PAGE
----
14. Thanks for your input into the discussion Doris.. A common mistake that many teachers make.. even experienced teachers .. is thinking that Indigenous children are ‘so different’, that they actually forget that at some level Indigenous students, are just ‘students’. Of course they are different in many ways. But all students are different.

    Take it from me.. recognised BM techniques work perfectly with Indigenous students, as long as you have a positive relationship with them. This means you must work hard to get to know Indigenous students in your classroom and also work hard at letting them know you have high expectations for them. This may even mean getting to know their parents and family. For some this might seem daunting, but this is a feeling usually anchored by fear. I would put this down to fear of those who are different, which I certainly get.. but feel the need to challenge, as this is a fear that stifles absolutely, the potential for a teacher/student teacher/parent relationship to be productive.

    When I was principal at Cherbourg School I insisted that teachers would get out of the school and make the effort to get to know parents and family of their students. To me this was crucial as the students had obviously come from a different social and cultural context to the teacher. I knew at the time this would seem intimidating, and so we made it less intimidating by getting them to work in partnership with Aboriginal staff at the school who brokered very positive relationships with families. Once they got to know students and families there was no need to be supported by Aboriginal staff.

    On every occasion the teachers could never understand what they were fearful of in the first place.

    My advice to you is to develop a positive relationship with Indigenous staff in your school, and utilise this to build a positive relationship with Indigenous students and parents. As for useful curriculum, Indigenous perspectives, effective BM strategies, this will come as you get to know Indigenous students better; what curriculum and pedagogies excite them, minimising the need for effective BM strategies; and what BM strategies will get them back on track if you need to.

    An Indigenous student has to get a sense of whether or not you are fair dinkum about them. If they think you are there to get the best out of them, then they will more than likely respond positively to you. Importantly though, you must remember that being there for them, does not mean lowering expectations or feeling sorry for them.

    Then… Like for any student.. be firm, fair, fun, and fanatical about the job. Quality teaching for Indigenous students is quality teaching for any student.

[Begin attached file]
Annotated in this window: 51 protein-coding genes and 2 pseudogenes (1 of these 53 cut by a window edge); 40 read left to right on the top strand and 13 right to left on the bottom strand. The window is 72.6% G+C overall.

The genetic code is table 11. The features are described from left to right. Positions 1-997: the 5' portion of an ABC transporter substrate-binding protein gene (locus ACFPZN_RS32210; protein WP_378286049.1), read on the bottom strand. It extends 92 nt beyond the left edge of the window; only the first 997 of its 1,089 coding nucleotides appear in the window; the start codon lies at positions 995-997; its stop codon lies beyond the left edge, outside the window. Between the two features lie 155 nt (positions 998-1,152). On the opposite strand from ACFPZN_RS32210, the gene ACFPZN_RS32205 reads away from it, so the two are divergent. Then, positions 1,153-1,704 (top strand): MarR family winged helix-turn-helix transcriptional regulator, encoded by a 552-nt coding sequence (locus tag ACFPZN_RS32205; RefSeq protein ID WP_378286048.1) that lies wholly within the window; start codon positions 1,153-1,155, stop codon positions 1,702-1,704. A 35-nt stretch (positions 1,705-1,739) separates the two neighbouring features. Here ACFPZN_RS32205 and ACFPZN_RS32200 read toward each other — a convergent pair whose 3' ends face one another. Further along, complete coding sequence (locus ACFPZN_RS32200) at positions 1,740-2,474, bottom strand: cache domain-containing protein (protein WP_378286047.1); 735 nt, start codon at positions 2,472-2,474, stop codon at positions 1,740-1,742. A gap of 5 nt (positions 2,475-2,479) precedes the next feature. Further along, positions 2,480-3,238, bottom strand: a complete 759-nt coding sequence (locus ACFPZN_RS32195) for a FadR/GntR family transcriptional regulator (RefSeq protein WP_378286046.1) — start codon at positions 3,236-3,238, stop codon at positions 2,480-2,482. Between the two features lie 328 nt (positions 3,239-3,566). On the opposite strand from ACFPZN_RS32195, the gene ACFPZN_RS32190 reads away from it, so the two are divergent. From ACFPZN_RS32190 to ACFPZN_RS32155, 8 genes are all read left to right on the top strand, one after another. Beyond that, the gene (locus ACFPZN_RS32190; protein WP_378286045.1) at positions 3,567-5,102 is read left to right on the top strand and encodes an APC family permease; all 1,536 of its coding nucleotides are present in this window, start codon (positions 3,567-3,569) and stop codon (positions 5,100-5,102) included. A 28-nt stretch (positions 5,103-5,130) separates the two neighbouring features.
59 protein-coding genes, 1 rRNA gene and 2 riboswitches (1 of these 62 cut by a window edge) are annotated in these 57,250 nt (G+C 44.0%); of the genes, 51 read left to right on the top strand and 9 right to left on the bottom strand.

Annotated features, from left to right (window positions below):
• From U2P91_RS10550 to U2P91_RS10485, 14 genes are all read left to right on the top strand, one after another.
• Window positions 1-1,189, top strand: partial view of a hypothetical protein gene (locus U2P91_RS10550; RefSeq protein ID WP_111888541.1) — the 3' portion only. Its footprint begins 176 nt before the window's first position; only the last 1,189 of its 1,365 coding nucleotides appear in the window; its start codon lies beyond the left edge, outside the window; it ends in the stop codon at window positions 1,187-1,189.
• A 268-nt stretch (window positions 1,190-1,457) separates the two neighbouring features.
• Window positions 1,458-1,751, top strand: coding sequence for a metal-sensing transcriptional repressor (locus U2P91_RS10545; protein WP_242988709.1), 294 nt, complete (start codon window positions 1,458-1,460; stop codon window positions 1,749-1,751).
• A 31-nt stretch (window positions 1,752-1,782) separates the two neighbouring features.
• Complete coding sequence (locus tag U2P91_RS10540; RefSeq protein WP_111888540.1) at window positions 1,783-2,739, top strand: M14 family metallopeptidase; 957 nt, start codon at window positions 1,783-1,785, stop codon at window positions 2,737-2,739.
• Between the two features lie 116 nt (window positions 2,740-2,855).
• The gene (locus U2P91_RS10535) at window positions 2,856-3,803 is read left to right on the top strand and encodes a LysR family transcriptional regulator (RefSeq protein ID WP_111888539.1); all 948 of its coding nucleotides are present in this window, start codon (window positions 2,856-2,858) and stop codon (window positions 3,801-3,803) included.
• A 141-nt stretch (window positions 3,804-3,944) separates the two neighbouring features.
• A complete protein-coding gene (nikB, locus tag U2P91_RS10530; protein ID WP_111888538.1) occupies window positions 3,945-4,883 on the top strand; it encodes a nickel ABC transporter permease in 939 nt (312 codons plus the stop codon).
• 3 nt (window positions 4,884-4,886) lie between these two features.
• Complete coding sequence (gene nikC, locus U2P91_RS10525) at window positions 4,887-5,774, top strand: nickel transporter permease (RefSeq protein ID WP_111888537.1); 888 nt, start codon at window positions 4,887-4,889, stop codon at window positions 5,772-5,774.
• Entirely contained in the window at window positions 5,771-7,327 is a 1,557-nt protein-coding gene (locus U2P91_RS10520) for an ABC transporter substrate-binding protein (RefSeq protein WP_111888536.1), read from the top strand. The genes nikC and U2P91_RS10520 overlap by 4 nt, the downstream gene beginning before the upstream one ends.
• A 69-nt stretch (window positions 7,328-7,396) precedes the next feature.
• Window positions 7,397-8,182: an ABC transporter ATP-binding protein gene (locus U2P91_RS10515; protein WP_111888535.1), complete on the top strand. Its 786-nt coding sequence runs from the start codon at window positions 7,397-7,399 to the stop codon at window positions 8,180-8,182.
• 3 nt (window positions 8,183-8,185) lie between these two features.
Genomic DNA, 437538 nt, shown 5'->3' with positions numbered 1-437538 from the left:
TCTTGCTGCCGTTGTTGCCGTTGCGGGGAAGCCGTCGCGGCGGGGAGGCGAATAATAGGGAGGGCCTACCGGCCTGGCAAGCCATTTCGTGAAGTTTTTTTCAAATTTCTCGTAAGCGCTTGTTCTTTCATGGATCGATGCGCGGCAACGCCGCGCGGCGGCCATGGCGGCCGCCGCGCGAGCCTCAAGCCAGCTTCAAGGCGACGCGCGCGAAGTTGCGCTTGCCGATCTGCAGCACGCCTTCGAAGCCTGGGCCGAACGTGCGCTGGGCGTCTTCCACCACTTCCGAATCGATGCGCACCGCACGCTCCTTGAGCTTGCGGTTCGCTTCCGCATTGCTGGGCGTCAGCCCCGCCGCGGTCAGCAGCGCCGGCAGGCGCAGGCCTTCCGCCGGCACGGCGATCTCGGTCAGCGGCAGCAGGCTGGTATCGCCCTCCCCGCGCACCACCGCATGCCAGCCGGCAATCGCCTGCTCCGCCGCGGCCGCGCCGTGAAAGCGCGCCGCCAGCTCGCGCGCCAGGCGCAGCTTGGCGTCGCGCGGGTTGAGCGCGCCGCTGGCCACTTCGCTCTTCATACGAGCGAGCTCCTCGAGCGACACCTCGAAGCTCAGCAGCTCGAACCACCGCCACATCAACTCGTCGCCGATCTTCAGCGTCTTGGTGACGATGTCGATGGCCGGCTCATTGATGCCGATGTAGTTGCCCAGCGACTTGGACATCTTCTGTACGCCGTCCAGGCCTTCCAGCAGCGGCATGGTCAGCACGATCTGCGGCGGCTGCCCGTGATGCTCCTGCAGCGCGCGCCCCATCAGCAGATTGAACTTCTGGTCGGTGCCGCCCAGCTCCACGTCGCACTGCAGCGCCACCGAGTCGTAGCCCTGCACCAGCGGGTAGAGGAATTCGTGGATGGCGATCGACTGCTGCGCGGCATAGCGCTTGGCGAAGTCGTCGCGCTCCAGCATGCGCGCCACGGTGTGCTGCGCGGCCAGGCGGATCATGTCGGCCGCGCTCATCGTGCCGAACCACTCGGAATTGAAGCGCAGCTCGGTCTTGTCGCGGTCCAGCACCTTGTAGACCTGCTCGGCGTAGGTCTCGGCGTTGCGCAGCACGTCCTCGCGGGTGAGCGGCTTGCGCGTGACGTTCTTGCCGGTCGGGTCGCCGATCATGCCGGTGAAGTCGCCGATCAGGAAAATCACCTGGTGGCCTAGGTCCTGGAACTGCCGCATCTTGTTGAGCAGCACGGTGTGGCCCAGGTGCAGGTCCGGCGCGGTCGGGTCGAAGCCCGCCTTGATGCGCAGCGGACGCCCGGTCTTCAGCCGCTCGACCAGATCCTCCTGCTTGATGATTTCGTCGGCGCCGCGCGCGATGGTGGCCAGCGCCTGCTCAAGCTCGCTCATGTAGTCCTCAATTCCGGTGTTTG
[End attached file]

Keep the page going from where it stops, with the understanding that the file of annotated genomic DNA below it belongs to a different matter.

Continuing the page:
It’s good that you have the honesty and courage to admit that you are struggling Doris. Don’t give up before you even start though. I am sure you can give it a good crack!

    Good luck.

  15. Hi Chris
    I love that you state “quality teaching for Indigenous students is quality teaching for any student.” As a uni student I am still finding it difficult to ensure a minority student (any minority student) is not disenfranchised within the classroom. Readings suggest that I should incorporate ie: Indigenous aspects into my teaching to make it authentic and perhaps incorporate Indigenous artefacts and print rich walls to encompass the student. I am happy to do so but I also worry if I focus on a student’s individual culture or heritage during class discussions and question time it will signal the student out and cause discomfort or embarrassment to that student. How do I find a balanced approach to incorporating Indigenous content without signalling out the Indigenous student? I’m concerned that non indigenous students might label the Indigenous student as a ‘teacher’s pet’ or similar because I have incorporated Indigenous content?

    I note that you state in part “to be strong and smart children …. children have to be strong enough to overcome any sense of shame.” If I only have one Indigenous student in a classroom what strategies can I implement to help overcome this feeling of shame? I do understand that I need to nurture a positive and trusting relationship between myself and the student but should I do more.
    Many thanks Mandy Bennett

  16. Hey Mandy..

    It’s great that you appreciate very much the need to develop a classroom environment but make sure you don’t get crippled by the extent of your sensitivities. My advice is to make some time to have a yarn with the student to see how they are travelling. See if they like the classroom.. and if they could add something what would it be? This way they’ll see you are genuinely out to make the classroom, ‘their’ classroom. Somewhere in that yarn slip in some questions about the artefacts and print rich walls you mention.

    Really … as you seem to know and understand, it comes down to knowing the student really well. In addition to this, it is crucial that you are seeing the child’s Indigenous identity as something positive and worth honouring in the classroom… along with the cultural identities of every other student.